Two Generations; Eight Stories

By: Kelly Palmer

My Favorite Parable

In The Joy Luck Club, the parable "Feathers From a Thousand Li Away" was my favorite because it was an interesting story about the power of sacrifice. The parable paves the way for the rest of the chapter because it connects to each mother-daughter pair since they all make sacrifices for one another. In the parable, the mother had moved to America to give her future daughter the best possible life, but when they were both older, the daughter "grew up speaking only English and swallowing more Coca-Cola than sorrow" (Tan 17). I enjoy this parable the most because it showed how the mother had good intentions in trying to tell her daughter about her sacrifices, but she never was able to because she never learned English.

Mother/Daughter Pair I Would Read

If I could read another mother-daughter pair in The Joy Luck Club, I would choose to read the pair of An-Mei Hsu and Rose Hsu Jordan. I think that their story is interesting because both of them have very different values. An-Mei values honor and respect while Rose chooses to fight for what she wants, rather than what is honorable. I would like to read this pair to learn more about their lives and in anticipation of lessons that they both would teach from their story.

Poignant Quote

In my opinion, the most poignant quote from Amy Tan's The Joy Luck Club was "And I want to tell her this: We are lost, she and I, unseen and not seeing, unheard and not hearing, unknown by others" (Tan 67). This quote relates to the entirety of the book because it shows how all of the mother-daughter pairs, in this case Ying-Ying and Lena St. Clair, have large communication barriers with each other and the people surrounding them. Since I read the St. Clair portion of the book, I enjoy this quote because it displays how both the mother and daughter are unnoticed and ignored by strangers and their loved ones.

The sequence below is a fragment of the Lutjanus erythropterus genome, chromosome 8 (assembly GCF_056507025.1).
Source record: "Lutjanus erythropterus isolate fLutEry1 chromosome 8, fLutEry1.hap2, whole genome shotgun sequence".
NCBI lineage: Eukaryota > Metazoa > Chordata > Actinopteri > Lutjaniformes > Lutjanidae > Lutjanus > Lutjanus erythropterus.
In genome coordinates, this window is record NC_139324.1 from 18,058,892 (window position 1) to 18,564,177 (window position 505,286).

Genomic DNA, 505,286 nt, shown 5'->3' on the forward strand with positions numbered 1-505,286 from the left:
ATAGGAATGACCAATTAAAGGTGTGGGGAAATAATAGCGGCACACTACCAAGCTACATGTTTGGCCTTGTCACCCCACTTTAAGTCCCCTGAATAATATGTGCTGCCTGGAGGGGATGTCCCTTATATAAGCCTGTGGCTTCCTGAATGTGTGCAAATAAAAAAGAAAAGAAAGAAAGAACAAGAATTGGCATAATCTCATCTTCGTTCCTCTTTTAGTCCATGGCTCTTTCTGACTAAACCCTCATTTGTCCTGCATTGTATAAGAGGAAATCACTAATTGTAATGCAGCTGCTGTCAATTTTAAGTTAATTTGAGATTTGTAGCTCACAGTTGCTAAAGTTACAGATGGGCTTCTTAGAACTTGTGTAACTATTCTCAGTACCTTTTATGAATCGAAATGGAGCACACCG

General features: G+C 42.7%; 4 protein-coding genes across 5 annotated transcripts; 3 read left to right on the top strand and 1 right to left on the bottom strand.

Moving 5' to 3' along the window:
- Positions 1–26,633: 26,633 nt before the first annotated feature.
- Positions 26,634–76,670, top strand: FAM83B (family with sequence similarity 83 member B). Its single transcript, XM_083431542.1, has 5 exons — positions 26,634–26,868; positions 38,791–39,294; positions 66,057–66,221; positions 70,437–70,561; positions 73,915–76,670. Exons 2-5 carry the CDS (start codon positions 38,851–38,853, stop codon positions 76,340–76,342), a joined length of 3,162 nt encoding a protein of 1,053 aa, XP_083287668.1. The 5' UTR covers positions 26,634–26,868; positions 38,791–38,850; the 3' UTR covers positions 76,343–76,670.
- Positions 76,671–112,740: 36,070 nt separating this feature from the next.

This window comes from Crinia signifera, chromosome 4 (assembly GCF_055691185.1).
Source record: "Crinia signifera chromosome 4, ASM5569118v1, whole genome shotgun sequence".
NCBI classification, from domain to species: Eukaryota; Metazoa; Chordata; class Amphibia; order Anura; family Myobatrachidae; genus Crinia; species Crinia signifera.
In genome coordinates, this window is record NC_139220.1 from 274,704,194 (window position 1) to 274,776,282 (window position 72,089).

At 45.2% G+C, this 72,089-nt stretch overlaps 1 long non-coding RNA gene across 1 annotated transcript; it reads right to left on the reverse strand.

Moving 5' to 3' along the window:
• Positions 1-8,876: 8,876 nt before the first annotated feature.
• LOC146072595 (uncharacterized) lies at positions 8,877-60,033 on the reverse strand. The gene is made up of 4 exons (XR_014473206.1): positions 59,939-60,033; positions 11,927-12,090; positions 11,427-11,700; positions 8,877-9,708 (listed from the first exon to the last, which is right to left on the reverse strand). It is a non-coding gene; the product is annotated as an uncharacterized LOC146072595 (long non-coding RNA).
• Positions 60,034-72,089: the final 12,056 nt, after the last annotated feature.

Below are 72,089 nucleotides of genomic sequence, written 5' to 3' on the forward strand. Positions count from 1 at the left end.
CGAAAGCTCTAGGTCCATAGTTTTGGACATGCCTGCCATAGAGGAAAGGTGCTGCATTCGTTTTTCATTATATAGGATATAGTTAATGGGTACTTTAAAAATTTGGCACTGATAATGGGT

Theme Paragraph

In The Joy Luck Club, Amy Tan presents the idea that communication barriers cause conflict between generations making it difficult to find their own voice. The daughters were all born in the U.S. while their mothers are Chinese immigrants who speak broken English. Because of these language barriers, the mothers and daughters continually misunderstand one another. The daughters cannot grasp what the mothers are trying to say, and the mothers don't understand the daughters. Jing-Mei Woo said, "My mother and I never really understood one another. We translated each other's meanings and I seemed to hear less than what was said, while my mother heard more" (Tan 23). Her powerful words speak to the futility of their situation. The mothers and daughters never truly try to understand one another, which causes many conflicts and unsaid feelings.